In the 1970s, poker was a tainted game—played in back rooms and basements. But through Amarillo Slim’s books and late-night TV appearances, he made the game more respectable—and more accessible. He helped turn poker into the multibillion-dollar enterprise it is today.
Last Sunday, the 83-year-old pool hall hustler-turned-poker guru passed away. “Slim was the first real face of poker,” says gambling expert Anthony Curtis. “He had a bigger name than Doyle [Brunson], Puggy [Pearson], Chip [Reese] or any of them.” Local poker pro Blair Rodman says that Slim “put poker on the map. However good he was as a player, he was even better as a promoter and entertainer.”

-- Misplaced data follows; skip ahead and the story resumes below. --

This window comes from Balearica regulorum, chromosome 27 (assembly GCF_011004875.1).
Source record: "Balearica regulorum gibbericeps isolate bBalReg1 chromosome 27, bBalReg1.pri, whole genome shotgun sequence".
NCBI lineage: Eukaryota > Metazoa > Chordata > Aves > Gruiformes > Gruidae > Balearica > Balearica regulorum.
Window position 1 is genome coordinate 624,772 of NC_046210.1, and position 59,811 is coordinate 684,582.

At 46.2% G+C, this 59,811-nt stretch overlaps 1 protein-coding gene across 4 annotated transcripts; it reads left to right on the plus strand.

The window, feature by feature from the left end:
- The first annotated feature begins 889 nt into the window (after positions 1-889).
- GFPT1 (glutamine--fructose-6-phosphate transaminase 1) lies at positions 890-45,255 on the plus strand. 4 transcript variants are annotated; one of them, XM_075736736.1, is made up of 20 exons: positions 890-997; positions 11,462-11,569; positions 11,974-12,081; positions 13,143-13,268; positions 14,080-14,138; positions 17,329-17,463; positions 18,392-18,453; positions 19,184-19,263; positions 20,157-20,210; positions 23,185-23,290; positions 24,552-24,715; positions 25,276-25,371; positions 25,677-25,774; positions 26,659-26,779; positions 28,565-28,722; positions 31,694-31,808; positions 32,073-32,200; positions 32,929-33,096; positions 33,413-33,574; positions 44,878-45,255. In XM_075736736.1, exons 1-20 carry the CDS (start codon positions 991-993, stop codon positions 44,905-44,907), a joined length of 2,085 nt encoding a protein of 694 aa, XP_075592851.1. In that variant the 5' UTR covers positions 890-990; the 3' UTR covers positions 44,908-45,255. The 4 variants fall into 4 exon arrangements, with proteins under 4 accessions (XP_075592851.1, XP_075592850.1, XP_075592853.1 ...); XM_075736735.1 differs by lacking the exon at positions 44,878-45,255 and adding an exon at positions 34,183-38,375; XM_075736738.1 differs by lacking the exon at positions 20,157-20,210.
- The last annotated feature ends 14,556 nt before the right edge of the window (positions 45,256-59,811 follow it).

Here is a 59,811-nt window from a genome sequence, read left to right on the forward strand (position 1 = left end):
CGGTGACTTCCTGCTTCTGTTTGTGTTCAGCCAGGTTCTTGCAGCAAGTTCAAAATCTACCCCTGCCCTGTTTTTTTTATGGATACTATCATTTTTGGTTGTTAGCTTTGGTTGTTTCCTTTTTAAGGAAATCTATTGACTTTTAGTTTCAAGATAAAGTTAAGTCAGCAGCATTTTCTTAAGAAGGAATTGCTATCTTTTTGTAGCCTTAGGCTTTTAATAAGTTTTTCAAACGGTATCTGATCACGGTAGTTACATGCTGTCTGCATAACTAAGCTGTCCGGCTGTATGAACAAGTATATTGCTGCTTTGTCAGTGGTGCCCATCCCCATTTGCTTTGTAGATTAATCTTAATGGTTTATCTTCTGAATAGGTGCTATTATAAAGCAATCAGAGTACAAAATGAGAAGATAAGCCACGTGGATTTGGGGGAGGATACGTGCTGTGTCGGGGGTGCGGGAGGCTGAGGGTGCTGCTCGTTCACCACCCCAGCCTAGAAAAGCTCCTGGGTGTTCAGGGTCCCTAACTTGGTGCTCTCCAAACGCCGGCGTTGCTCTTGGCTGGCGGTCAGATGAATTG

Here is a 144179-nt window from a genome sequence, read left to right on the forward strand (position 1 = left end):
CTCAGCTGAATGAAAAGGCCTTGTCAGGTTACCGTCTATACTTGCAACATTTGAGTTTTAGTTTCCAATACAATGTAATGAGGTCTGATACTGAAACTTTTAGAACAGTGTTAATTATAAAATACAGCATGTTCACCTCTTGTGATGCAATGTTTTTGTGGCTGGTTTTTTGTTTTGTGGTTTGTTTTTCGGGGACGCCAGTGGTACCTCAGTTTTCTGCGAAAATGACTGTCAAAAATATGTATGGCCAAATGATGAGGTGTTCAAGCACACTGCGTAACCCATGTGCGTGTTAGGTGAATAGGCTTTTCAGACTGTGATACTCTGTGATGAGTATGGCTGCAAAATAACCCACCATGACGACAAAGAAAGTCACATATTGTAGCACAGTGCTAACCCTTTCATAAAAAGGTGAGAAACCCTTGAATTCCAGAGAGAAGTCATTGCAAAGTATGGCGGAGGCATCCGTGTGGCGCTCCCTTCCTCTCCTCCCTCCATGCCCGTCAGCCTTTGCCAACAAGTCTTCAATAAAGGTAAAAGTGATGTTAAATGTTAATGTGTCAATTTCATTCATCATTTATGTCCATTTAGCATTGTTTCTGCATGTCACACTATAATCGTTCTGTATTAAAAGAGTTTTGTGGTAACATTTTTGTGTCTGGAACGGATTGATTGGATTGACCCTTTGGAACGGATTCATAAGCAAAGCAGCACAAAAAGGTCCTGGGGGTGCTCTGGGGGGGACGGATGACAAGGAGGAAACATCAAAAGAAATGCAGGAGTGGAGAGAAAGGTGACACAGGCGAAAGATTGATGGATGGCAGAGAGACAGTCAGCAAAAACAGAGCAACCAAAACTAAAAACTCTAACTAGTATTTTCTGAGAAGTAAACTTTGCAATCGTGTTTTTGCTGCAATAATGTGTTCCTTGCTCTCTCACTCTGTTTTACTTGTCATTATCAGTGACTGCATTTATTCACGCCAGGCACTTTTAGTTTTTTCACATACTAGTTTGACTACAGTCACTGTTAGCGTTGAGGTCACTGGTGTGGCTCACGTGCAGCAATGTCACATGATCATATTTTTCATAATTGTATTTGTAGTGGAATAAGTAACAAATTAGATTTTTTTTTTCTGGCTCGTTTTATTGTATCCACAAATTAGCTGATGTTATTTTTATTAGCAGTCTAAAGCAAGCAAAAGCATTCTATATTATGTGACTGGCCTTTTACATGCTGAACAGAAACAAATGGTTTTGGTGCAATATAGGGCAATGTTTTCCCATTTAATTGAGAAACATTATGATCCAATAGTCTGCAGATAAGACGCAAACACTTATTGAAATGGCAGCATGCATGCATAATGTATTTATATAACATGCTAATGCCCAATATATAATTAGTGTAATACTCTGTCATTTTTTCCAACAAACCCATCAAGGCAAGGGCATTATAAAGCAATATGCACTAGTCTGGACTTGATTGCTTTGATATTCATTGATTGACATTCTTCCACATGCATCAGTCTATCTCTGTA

Brunson, a poker legend in his own right, took to Twitter to say: “Feeling blue after Slim’s passing, even though I was expecting it. Sickening to read what some folks are saying about him.” Brunson was likely referring to mentions of Slim’s 2003 indictment for indecency with a 12-year-old child (charges reduced to misdemeanor assault, to which Slim pleaded guilty while maintaining his innocence).